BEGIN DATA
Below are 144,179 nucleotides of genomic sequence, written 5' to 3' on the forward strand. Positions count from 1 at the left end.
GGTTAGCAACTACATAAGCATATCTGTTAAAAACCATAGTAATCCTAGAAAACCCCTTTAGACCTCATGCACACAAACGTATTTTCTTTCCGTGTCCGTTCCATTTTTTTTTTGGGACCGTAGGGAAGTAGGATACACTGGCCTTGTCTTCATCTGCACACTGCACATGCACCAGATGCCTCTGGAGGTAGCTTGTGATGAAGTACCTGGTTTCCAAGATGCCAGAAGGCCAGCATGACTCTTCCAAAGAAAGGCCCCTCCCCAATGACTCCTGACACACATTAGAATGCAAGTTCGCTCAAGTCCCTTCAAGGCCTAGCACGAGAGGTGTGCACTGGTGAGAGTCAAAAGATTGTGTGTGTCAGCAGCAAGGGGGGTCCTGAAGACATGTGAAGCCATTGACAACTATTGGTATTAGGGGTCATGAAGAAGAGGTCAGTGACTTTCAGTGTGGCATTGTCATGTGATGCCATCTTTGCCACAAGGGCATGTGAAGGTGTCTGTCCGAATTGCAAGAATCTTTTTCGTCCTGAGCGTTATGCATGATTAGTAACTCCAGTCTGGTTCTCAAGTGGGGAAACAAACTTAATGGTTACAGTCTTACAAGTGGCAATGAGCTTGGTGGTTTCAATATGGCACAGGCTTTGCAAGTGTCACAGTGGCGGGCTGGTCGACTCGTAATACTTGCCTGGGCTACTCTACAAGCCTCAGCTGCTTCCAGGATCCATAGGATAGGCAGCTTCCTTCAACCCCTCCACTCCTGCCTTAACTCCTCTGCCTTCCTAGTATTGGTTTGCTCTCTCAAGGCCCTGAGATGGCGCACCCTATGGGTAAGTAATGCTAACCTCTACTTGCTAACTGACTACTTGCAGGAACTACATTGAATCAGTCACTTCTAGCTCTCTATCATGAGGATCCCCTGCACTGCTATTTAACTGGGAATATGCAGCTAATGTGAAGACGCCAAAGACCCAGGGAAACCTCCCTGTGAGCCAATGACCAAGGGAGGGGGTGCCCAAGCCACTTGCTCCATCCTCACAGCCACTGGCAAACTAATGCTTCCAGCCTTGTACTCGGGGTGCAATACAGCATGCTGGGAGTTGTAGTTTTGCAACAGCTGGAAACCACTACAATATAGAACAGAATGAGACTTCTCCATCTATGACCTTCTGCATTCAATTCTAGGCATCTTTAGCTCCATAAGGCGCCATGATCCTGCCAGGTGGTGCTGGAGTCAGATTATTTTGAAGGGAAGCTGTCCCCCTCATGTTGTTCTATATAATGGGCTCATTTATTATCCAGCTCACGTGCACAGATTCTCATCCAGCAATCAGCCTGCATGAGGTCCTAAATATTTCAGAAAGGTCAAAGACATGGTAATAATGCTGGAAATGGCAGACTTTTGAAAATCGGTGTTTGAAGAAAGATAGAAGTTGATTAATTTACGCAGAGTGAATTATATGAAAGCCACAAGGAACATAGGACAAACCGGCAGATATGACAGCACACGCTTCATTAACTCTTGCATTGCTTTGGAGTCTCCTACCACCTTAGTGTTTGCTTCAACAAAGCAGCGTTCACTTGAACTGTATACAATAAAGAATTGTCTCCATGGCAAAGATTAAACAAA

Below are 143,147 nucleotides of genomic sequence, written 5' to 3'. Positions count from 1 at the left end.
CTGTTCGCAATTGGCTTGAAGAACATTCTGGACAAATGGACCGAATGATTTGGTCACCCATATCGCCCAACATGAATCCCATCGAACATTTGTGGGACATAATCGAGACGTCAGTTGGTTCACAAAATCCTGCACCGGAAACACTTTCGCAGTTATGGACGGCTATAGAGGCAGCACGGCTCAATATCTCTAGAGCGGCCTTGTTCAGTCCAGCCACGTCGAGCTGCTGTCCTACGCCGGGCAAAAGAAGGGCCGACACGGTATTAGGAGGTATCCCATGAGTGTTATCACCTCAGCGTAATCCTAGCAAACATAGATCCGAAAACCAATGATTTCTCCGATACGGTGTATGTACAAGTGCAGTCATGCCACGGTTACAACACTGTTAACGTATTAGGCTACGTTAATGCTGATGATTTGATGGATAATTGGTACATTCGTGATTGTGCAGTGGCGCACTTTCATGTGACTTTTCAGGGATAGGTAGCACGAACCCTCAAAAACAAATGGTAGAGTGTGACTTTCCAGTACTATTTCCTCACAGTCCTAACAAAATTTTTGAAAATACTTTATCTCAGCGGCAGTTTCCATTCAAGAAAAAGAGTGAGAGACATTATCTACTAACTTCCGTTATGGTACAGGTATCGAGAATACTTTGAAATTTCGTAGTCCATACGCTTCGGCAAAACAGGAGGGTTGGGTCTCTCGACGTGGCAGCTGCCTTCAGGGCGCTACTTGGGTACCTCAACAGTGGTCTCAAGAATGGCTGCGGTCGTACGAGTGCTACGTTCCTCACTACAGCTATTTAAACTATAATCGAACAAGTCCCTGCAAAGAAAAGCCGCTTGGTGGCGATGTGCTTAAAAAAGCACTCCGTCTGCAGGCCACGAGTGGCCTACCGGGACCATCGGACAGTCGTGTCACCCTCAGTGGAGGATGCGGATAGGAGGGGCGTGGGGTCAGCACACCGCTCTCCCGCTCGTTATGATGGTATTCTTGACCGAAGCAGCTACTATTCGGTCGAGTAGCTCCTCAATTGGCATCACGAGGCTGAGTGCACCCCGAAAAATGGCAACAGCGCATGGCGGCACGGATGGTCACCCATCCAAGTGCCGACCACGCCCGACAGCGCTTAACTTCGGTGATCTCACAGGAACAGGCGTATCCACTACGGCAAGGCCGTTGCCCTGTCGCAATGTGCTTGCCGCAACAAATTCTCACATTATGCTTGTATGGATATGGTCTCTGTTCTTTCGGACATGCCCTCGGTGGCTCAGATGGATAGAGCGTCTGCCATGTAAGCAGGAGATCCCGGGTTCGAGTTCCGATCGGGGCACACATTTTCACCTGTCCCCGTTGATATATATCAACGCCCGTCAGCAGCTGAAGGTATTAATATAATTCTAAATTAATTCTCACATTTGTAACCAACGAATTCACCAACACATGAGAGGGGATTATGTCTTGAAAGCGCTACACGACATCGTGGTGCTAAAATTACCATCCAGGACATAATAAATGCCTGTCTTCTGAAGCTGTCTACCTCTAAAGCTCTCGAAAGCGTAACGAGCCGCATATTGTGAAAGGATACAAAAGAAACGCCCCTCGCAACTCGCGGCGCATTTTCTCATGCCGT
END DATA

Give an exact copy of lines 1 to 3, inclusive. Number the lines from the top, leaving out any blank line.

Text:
Below are 144,179 nucleotides of genomic sequence, written 5' to 3' on the forward strand. Positions count from 1 at the left end.
GGTTAGCAACTACATAAGCATATCTGTTAAAAACCATAGTAATCCTAGAAAACCCCTTTAGACCTCATGCACACAAACGTATTTTCTTTCCGTGTCCGTTCCATTTTTTTTTTGGGACCGTAGGGAAGTAGGATACACTGGCCTTGTCTTCATCTGCACACTGCACATGCACCAGATGCCTCTGGAGGTAGCTTGTGATGAAGTACCTGGTTTCCAAGATGCCAGAAGGCCAGCATGACTCTTCCAAAGAAAGGCCCCTCCCCAATGACTCCTGACACACATTAGAATGCAAGTTCGCTCAAGTCCCTTCAAGGCCTAGCACGAGAGGTGTGCACTGGTGAGAGTCAAAAGATTGTGTGTGTCAGCAGCAAGGGGGGTCCTGAAGACATGTGAAGCCATTGACAACTATTGGTATTAGGGGTCATGAAGAAGAGGTCAGTGACTTTCAGTGTGGCATTGTCATGTGATGCCATCTTTGCCACAAGGGCATGTGAAGGTGTCTGTCCGAATTGCAAGAATCTTTTTCGTCCTGAGCGTTATGCATGATTAGTAACTCCAGTCTGGTTCTCAAGTGGGGAAACAAACTTAATGGTTACAGTCTTACAAGTGGCAATGAGCTTGGTGGTTTCAATATGGCACAGGCTTTGCAAGTGTCACAGTGGCGGGCTGGTCGACTCGTAATACTTGCCTGGGCTACTCTACAAGCCTCAGCTGCTTCCAGGATCCATAGGATAGGCAGCTTCCTTCAACCCCTCCACTCCTGCCTTAACTCCTCTGCCTTCCTAGTATTGGTTTGCTCTCTCAAGGCCCTGAGATGGCGCACCCTATGGGTAAGTAATGCTAACCTCTACTTGCTAACTGACTACTTGCAGGAACTACATTGAATCAGTCACTTCTAGCTCTCTATCATGAGGATCCCCTGCACTGCTATTTAACTGGGAATATGCAGCTAATGTGAAGACGCCAAAGACCCAGGGAAACCTCCCTGTGAGCCAATGACCAAGGGAGGGGGTGCCCAAGCCACTTGCTCCATCCTCACAGCCACTGGCAAACTAATGCTTCCAGCCTTGTACTCGGGGTGCAATACAGCATGCTGGGAGTTGTAGTTTTGCAACAGCTGGAAACCACTACAATATAGAACAGAATGAGACTTCTCCATCTATGACCTTCTGCATTCAATTCTAGGCATCTTTAGCTCCATAAGGCGCCATGATCCTGCCAGGTGGTGCTGGAGTCAGATTATTTTGAAGGGAAGCTGTCCCCCTCATGTTGTTCTATATAATGGGCTCATTTATTATCCAGCTCACGTGCACAGATTCTCATCCAGCAATCAGCCTGCATGAGGTCCTAAATATTTCAGAAAGGTCAAAGACATGGTAATAATGCTGGAAATGGCAGACTTTTGAAAATCGGTGTTTGAAGAAAGATAGAAGTTGATTAATTTACGCAGAGTGAATTATATGAAAGCCACAAGGAACATAGGACAAACCGGCAGATATGACAGCACACGCTTCATTAACTCTTGCATTGCTTTGGAGTCTCCTACCACCTTAGTGTTTGCTTCAACAAAGCAGCGTTCACTTGAACTGTATACAATAAAGAATTGTCTCCATGGCAAAGATTAAACAAA

Below are 143,147 nucleotides of genomic sequence, written 5' to 3'. Positions count from 1 at the left end.